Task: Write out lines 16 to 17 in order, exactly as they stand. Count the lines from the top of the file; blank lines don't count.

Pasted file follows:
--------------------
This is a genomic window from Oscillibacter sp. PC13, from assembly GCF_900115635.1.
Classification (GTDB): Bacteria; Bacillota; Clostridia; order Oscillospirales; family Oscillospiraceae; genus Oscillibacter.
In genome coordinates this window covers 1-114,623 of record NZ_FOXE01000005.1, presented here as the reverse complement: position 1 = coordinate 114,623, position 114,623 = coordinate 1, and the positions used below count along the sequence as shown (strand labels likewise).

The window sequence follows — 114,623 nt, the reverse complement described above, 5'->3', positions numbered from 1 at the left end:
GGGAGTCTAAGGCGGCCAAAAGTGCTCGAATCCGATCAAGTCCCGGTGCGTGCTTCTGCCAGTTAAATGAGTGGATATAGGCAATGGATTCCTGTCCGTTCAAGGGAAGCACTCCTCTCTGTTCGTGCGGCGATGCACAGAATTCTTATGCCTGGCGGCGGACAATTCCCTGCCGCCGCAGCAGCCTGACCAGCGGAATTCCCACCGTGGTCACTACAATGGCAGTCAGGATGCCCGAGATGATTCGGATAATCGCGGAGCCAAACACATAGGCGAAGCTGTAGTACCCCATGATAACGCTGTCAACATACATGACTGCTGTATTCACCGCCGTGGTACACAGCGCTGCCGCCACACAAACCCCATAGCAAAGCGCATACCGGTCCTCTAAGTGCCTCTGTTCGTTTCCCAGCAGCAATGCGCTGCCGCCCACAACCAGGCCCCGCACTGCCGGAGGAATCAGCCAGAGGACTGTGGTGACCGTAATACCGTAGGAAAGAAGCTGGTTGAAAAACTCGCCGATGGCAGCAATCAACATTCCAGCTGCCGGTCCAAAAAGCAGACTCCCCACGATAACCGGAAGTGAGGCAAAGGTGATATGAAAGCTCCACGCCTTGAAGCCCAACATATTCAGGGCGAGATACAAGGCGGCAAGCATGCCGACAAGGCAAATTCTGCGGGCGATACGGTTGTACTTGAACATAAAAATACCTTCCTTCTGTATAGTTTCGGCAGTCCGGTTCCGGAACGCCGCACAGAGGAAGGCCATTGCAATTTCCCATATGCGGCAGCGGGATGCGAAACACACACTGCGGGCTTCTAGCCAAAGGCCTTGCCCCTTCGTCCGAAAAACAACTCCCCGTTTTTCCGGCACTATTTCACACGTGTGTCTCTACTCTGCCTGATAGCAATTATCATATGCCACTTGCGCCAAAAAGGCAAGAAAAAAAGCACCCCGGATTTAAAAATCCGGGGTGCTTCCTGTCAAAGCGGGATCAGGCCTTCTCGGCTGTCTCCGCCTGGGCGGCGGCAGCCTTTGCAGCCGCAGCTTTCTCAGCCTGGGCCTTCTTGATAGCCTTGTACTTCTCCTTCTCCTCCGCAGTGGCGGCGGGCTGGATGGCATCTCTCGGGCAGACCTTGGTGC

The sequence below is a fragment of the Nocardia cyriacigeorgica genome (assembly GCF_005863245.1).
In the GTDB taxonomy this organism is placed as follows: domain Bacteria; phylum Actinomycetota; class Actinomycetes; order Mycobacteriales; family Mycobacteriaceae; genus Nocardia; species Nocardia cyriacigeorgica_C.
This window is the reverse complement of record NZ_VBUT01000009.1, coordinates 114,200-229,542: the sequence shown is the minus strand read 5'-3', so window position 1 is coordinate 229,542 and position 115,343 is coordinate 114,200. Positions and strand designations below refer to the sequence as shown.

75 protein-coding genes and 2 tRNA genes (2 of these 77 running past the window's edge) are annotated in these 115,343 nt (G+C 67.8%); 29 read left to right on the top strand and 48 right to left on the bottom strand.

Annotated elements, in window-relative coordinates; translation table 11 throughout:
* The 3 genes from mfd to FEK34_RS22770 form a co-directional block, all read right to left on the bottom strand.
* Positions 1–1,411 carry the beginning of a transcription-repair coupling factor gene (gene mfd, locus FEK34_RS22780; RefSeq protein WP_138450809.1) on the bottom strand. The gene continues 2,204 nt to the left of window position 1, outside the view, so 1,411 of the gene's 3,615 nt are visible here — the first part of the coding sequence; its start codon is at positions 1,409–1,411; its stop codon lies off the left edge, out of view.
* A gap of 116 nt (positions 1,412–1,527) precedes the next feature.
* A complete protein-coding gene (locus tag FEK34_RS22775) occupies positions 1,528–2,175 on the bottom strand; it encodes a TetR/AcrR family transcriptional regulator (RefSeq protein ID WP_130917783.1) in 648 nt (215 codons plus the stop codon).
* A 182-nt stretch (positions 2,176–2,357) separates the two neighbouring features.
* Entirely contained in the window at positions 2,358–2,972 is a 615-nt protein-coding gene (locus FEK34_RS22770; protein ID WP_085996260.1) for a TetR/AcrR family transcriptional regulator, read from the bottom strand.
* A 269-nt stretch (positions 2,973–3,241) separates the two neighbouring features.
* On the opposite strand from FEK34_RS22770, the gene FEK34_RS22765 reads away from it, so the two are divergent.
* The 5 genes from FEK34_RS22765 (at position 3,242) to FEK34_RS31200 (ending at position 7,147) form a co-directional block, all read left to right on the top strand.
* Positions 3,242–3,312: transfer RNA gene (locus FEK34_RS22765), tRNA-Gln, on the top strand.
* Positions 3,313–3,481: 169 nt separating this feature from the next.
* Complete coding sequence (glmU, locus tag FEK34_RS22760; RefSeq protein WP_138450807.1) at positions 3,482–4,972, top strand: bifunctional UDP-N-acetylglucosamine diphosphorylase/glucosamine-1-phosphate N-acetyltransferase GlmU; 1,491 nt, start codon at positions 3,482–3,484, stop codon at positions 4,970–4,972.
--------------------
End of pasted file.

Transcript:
* Entirely contained in the window at positions 2,358–2,972 is a 615-nt protein-coding gene (locus FEK34_RS22770; protein ID WP_085996260.1) for a TetR/AcrR family transcriptional regulator, read from the bottom strand.
* A 269-nt stretch (positions 2,973–3,241) separates the two neighbouring features.